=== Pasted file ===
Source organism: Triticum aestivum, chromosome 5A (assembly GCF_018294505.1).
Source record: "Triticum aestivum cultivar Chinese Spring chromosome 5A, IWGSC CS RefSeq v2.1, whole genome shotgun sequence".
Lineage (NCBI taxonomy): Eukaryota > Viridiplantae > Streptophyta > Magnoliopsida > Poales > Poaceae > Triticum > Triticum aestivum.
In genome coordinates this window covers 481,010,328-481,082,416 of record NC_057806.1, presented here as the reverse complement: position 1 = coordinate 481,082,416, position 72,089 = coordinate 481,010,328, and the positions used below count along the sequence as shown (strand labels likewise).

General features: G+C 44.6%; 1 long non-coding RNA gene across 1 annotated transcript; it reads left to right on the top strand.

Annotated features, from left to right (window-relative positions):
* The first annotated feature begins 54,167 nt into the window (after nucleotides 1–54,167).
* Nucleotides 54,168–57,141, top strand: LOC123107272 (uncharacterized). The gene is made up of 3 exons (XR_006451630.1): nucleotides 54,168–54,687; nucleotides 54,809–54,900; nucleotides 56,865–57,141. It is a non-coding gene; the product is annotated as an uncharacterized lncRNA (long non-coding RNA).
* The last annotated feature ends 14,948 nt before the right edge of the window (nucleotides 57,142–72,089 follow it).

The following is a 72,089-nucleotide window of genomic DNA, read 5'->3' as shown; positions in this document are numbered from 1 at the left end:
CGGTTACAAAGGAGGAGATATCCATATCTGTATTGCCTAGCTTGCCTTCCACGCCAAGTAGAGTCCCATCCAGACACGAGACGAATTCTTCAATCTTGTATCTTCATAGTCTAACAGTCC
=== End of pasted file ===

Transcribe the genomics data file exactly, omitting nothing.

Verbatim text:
Source organism: Triticum aestivum, chromosome 5A (assembly GCF_018294505.1).
Source record: "Triticum aestivum cultivar Chinese Spring chromosome 5A, IWGSC CS RefSeq v2.1, whole genome shotgun sequence".
Lineage (NCBI taxonomy): Eukaryota > Viridiplantae > Streptophyta > Magnoliopsida > Poales > Poaceae > Triticum > Triticum aestivum.
In genome coordinates this window covers 481,010,328-481,082,416 of record NC_057806.1, presented here as the reverse complement: position 1 = coordinate 481,082,416, position 72,089 = coordinate 481,010,328, and the positions used below count along the sequence as shown (strand labels likewise).

General features: G+C 44.6%; 1 long non-coding RNA gene across 1 annotated transcript; it reads left to right on the top strand.

Annotated features, from left to right (window-relative positions):
* The first annotated feature begins 54,167 nt into the window (after nucleotides 1–54,167).
* Nucleotides 54,168–57,141, top strand: LOC123107272 (uncharacterized). The gene is made up of 3 exons (XR_006451630.1): nucleotides 54,168–54,687; nucleotides 54,809–54,900; nucleotides 56,865–57,141. It is a non-coding gene; the product is annotated as an uncharacterized lncRNA (long non-coding RNA).
* The last annotated feature ends 14,948 nt before the right edge of the window (nucleotides 57,142–72,089 follow it).

The following is a 72,089-nucleotide window of genomic DNA, read 5'->3' as shown; positions in this document are numbered from 1 at the left end:
CGGTTACAAAGGAGGAGATATCCATATCTGTATTGCCTAGCTTGCCTTCCACGCCAAGTAGAGTCCCATCCAGACACGAGACGAATTCTTCAATCTTGTATCTTCATAGTCTAACAGTCC